In presenting to any audience, whether it's a client group or your own executives, your goal is to persuade them:
• that you know what you're talking about;
• that your approach/recommendation/proposal is worth considering;
• that they should do what you're asking them to do.
Persuasion, defined as the process of influencing attitudes, beliefs and behaviors, can facilitate anything from a slight shift to a major change in outlook and actions. The Greek philosopher Aristotle put forth the notion that there are three available means of persuasion: ethos, logos and pathos. As valid today as they were over two thousand years ago, these methods, known as "Aristotle's Appeals," can make your presentations more compelling to your audience.
Methods of Persuasion
• Ethos, Greek for "character," relies on the authority, credibility or expertise of the speaker to persuade. A medical doctor as the TV spokesperson for an OTC drug persuades through ethos. Or an announcement from the chief meteorologist at the National Hurricane Center, urging people to evacuate an area because of an impending storm, is heeded because of its inherent ethos.
In the business presentation, a subject matter expert exudes ethos. Think Bill Gates talking about the digital revolution or Seth Godin about marketing. However, overusing this persuasion technique happens all too frequently. Don't let speaker credentials and title or rank substitute for crafting a truly persuasive argument. Ultimately, it will be the audience who determines ethos.
• Logos, Greek for "word," uses logic, reason, statistics, polls and facts to persuade. It is harder to take the opposite point of view to an argument which uses logos because the data seems so incontrovertible. This is not, however, a data dump of facts or statistics; rather it is selective data that elegantly support and further your position. The marketing presentation using consumer research data to support introduction of a new product is logos. The case for evolution uses logos persuasion by employing scientific evidence.
• Pathos, Greek for "experience" or "suffering," persuades by appealing to emotion and imagination. This is probably the least used approach in business presentations because we've been taught to be factual and concrete. But there is power in connecting with an audience through the heart. Pathos is using stories, vivid language and passionate delivery to make your message more personal and compelling, moving the audience to identify with your point of view.
Use More Than One Method
The best presentations will incorporate more than one method of persuasion. Logos can enhance ethos by adding some substance to the credentials. Pathos can enhance logos by making the material more alive and relevant.
Al Gore's "An Inconvenient Truth" is a brilliant example of incorporating all three persuasion methods to drive home his message: the ethos of the highly credible Vice President; the logos of mounds of relevant graphs, statistics and logical arguments; the pathos of animals losing their habitat.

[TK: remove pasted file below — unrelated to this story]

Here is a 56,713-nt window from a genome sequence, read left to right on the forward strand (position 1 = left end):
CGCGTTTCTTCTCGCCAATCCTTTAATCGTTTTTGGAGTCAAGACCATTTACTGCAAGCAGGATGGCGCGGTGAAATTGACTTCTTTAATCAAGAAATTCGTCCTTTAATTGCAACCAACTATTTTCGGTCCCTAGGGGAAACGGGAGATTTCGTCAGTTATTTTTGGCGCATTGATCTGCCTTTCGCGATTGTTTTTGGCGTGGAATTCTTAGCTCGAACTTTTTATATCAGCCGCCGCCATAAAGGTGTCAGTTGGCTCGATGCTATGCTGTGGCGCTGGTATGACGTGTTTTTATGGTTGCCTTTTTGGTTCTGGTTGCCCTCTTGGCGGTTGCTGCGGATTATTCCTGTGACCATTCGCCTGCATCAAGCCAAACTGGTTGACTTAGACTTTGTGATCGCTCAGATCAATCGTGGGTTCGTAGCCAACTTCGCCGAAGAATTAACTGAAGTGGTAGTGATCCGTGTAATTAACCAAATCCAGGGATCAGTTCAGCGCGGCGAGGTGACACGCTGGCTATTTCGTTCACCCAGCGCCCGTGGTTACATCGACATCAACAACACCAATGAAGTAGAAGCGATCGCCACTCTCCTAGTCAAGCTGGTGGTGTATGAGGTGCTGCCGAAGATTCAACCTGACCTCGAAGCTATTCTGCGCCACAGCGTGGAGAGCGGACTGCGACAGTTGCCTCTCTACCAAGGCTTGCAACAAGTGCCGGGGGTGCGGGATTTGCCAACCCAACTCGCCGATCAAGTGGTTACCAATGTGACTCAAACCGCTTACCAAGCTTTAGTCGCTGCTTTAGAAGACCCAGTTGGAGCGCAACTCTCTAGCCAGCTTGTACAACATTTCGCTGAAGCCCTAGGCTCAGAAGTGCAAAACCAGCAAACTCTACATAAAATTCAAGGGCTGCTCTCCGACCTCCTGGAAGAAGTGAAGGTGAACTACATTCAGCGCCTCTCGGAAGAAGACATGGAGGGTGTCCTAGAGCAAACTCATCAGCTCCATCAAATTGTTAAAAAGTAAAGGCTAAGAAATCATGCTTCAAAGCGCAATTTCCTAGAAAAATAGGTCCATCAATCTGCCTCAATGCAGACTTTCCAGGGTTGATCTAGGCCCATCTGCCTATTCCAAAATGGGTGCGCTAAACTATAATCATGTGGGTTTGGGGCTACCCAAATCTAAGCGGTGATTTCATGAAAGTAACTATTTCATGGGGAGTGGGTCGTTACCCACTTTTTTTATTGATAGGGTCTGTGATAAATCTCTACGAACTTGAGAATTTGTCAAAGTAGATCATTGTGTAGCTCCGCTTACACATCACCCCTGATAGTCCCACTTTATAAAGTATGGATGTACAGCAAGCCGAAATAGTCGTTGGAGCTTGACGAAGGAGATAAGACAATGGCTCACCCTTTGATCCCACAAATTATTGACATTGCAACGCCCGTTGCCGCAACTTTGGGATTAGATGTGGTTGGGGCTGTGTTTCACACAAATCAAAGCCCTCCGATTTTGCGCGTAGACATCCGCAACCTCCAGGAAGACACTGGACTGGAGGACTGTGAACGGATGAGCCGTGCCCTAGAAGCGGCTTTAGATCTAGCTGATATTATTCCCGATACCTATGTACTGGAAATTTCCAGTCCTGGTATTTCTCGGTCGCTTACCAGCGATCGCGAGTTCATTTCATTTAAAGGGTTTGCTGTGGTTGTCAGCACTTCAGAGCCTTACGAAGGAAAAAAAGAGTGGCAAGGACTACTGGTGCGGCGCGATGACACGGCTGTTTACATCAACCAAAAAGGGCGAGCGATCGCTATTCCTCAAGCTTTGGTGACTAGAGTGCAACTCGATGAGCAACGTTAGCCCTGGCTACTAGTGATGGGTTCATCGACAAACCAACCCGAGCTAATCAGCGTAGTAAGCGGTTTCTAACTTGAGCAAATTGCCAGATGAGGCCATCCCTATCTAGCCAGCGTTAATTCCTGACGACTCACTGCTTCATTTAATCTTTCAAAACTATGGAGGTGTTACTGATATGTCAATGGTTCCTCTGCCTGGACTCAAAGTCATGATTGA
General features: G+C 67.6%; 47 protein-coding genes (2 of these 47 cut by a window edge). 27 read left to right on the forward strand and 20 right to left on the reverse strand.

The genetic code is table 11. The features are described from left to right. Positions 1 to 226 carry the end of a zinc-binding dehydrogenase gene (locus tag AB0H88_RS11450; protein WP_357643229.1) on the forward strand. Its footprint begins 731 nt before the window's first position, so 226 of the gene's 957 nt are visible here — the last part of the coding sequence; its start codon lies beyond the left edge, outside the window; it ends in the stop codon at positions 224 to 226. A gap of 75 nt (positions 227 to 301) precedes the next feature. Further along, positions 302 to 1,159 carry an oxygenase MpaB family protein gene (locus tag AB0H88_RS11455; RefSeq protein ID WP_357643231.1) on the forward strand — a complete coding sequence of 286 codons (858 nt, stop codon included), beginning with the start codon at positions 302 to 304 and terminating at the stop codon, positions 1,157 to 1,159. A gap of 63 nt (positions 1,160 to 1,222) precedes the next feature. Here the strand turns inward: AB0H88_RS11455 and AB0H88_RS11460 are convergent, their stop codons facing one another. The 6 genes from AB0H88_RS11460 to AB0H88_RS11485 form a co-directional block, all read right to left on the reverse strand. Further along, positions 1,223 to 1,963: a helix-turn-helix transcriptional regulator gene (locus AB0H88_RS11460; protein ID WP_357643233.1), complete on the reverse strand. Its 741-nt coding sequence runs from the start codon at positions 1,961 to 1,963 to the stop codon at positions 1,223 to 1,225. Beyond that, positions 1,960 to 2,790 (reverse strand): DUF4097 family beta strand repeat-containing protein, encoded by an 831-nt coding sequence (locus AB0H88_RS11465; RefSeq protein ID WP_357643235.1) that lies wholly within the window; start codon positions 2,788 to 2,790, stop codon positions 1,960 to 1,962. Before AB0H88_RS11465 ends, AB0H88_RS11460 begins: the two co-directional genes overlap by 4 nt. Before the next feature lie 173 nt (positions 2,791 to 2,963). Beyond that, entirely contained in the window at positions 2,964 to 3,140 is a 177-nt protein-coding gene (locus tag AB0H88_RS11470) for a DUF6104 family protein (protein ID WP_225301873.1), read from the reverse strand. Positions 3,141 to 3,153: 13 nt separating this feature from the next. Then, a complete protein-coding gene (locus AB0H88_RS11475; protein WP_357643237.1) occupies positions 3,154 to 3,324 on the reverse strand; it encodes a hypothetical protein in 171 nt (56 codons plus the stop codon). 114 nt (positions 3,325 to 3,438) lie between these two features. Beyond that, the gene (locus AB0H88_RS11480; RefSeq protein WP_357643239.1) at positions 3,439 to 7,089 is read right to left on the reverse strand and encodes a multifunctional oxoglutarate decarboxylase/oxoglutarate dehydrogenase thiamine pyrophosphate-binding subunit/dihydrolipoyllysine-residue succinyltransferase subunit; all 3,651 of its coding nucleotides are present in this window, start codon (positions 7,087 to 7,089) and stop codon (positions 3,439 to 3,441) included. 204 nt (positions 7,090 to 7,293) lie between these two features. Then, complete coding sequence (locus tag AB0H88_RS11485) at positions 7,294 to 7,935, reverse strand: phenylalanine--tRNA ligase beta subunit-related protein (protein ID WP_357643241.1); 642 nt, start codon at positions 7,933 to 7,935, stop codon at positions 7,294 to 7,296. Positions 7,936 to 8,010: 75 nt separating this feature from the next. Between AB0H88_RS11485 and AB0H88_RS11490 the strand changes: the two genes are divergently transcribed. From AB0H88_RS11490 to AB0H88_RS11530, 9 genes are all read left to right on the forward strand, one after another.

As you work to persuade your audience to consider and adopt your point-of-view, you are asking for their involvement and commitment. In addition to utilizing ethos, logos and pathos, here are some key principles to ensure your delivery is as persuasive as your argument.
Understand What's in It for Them
Understanding what is important to your audience—what they're feeling about your topic, where are the roadblocks for them, what knowledge/experience do they already have with your topic, do they have the motivation, power and ability to do what you’re asking of them—will guide you in choosing the most appropriate persuasion method for each segment of your presentation.
Look Them in the Eye
How persuasive do you think it is to read PowerPoint slides? Or notes? Or to gaze somewhere above the audience’s heads? Not very. Connect with them through direct eye contact so they have another way of reading your passion and authenticity besides your words. Strong eye contact creates the feeling that you are having a conversation with audience members and that makes it more intimate and personal.
This is your final chance to cement your message, make the audience care and call them to action. Don't let your close fade away by asking if there are any questions or thanking the audience for their time. Close with powerful language—a quote, a statistic, a story—and make it clear to your audience what you want them to do.
Incorporate these persuasion methods as a powerful way to move your audience to embrace your message. Aristotle no doubt would have agreed with 19th century British politician and essayist, Thomas Macaulay who said, "The object of oratory alone is not truth, but persuasion."
Editor's Note: Whether you're conducting a one-on-one interview, motivating your sales team or delivering a keynote address, your success as a leader is defined by your ability to persuade with clarity and passion. Read "Principles of Persuasion" at www.salesandmarketingmanagement.com.
Kathy Reiffenstein is the founder and president of And…Now Presenting!, a Washington, D.C. area business communications consulting and training firm, where she draws on her background in sales, marketing and customer service to create confident, persuasive speakers. She works with business executives, authors, non-profit leaders and the military to help them speak clearly, effectively and compellingly to their audiences. Visit www.andnowpresenting.us for useful presentation tips and resources. Stop by Kathy's blog for fresh insights on presenting that are engaging, sometimes irreverent and always practical.